Follow Slashdot blog updates by subscribing to our blog RSS feed


Forgot your password?

Comment Re:There's a reason you spend $39 on a dozen cupca (Score 0) 611

There's that, and the fact that the Walmart cupcakes were made using Chinese flour, in a Mexican bakery, and then shipped 2000 miles by a non-union trucker who was only permitted 6 hours rest before resuming his driving shift.

PS - the meat you get at a local butchery is also way better quality than Wal-mart's.

Comment Re:Why did everyone else pay? (Score 1) 332

Most companies will pay tens or hundreds of thousands to license a patent, over the howls of their engineers if need be. A lawyer fight will easily cost more.

Companies stand up to patent bullying when it is life or death for their products.. getting someone's phone "banned" from the EU or the US tends to increase the stakes. Even then, they don't care about the patent's validity, just getting the patent holder to back down. Seeking to overturn the patent is merely a threat... offer a better price on the patent and no corporation will refuse it and keep fighting to overturn the patent. So, you're completely wrong.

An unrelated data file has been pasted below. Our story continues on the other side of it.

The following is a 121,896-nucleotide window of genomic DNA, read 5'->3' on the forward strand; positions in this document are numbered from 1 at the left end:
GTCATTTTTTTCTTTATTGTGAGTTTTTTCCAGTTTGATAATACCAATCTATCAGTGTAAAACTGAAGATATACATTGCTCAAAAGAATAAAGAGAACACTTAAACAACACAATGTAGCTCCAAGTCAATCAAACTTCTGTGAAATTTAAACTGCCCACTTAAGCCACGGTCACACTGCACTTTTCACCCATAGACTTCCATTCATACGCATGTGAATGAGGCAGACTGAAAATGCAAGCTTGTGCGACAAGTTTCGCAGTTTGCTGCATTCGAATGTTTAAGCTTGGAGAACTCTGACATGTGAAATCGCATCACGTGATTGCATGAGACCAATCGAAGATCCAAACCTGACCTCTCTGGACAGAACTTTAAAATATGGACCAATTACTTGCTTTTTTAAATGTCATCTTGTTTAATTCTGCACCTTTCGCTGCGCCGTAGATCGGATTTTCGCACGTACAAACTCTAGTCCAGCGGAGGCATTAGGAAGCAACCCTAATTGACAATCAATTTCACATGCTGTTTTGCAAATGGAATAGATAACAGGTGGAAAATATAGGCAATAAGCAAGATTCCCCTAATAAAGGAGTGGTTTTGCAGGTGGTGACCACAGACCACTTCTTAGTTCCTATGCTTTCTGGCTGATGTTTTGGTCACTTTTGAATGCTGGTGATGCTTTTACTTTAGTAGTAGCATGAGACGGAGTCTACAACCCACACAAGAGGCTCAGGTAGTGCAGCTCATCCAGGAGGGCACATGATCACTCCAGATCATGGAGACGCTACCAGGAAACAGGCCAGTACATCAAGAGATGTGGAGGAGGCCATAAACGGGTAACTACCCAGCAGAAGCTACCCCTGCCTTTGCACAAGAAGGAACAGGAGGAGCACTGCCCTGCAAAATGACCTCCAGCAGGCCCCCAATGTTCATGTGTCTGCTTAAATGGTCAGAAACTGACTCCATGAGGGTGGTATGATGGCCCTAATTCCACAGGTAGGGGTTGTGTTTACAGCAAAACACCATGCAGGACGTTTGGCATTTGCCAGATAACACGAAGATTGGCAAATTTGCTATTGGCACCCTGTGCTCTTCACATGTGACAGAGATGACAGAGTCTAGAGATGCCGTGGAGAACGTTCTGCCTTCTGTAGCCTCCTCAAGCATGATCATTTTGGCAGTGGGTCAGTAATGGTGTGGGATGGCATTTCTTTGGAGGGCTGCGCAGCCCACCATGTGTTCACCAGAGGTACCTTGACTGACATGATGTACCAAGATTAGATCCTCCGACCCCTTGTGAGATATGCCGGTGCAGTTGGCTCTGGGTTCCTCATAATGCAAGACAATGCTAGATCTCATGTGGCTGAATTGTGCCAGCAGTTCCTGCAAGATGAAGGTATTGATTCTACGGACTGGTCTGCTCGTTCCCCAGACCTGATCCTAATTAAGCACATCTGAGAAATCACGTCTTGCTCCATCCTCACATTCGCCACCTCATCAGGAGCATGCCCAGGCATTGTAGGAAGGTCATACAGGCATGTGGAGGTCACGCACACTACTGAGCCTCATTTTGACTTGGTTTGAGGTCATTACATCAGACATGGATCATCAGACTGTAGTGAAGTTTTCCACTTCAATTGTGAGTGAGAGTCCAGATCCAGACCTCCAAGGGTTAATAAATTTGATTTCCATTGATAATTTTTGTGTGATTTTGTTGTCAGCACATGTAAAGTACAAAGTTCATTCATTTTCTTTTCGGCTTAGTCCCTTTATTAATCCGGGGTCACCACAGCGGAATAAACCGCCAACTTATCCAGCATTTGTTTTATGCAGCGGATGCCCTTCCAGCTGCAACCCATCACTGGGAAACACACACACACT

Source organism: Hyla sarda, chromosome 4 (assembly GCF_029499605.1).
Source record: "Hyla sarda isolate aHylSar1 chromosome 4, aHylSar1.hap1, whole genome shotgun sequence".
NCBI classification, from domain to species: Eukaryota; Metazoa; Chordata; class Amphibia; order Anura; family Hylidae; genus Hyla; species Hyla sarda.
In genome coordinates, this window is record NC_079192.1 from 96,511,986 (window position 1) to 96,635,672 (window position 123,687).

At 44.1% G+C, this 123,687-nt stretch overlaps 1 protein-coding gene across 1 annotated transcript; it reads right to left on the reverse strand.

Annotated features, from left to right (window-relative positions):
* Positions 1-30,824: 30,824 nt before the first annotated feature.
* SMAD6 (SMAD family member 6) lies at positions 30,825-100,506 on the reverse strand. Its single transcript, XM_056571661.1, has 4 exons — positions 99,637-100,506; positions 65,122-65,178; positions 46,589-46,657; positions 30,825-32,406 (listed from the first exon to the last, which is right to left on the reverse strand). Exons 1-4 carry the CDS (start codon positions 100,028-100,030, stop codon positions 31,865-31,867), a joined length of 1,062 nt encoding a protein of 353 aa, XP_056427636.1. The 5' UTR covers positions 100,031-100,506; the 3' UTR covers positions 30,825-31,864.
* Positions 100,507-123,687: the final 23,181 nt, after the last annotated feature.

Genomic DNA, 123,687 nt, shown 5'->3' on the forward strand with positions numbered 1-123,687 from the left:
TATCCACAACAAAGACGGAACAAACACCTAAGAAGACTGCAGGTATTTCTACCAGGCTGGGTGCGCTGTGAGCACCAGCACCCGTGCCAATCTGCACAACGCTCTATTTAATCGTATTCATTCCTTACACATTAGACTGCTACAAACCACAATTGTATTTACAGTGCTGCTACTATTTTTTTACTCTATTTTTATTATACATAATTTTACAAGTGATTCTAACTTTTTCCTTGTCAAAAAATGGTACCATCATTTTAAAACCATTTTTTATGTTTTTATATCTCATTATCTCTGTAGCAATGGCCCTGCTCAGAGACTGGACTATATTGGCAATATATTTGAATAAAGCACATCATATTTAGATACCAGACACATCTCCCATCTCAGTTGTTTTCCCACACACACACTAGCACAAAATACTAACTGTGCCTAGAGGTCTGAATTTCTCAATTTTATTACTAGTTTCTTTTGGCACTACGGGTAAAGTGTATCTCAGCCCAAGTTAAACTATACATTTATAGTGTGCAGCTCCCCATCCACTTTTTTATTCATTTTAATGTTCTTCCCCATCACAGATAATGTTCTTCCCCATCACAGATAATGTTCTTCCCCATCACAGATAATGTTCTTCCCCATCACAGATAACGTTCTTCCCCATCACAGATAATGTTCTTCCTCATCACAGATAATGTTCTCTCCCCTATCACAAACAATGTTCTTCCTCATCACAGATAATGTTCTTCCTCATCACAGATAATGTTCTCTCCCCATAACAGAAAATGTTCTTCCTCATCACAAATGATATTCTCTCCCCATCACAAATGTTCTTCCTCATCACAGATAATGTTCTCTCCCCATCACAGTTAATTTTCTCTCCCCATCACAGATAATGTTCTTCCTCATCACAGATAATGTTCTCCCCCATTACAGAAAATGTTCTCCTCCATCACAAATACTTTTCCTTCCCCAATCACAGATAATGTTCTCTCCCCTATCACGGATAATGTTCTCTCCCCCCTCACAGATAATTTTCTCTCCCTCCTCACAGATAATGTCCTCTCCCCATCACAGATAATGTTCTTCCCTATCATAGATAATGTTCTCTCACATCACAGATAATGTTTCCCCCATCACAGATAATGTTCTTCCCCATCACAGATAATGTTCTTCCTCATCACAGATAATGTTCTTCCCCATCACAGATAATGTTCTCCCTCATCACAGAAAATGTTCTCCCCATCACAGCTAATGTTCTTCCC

Comment Re:And patents, of course (Score 3, Insightful) 625

Yes and no. Patents are a problem -- you can NOT launch a small technology firm and make anything useful without violating patents. This is a barrier to US businesses and Europe, but not China as they will simply ignore patents (for their domestic market).

I'd say America lost because Wall Street *wanted* America to lose. Maybe not explicitly, but as a result of all those outsourcing tax credits Wall Street wanted.
Talk to a US based electronics manufacturer... all of them had NO CHOICE but to move their R&D to China, because that's where all the manufacturing is.
Often times, the latest and greatest micro chip thingy will be documented by a Data Sheet which is written in Chinese. Eventually it will be translated to English, but the part might be depricated by then if it is a short lived market item.

Linksys, D-Link, Buffalo etc. all of these router manufacturers have almost NO knowledge what is in "their" products. They simply say "I'll take one of those" from the ODM and slap their web GUI on the firmware.

Apple is the last remaining US manufacturer who -designs- in the US. They pay a high price in terms of cost of operating. And even then, all their manufacturing is outsourced, and they don't really R&D any of the low level stuff.

Back to my original point... even if you reformed patents, and even un-did the Bush era outsourcing credit, NONE of those R&D jobs would come back. You'd have to convince China and Japan to subsidize their businesses to move operations back to the USA. No other country is dumb enough to kill their manufacturing, deliberately.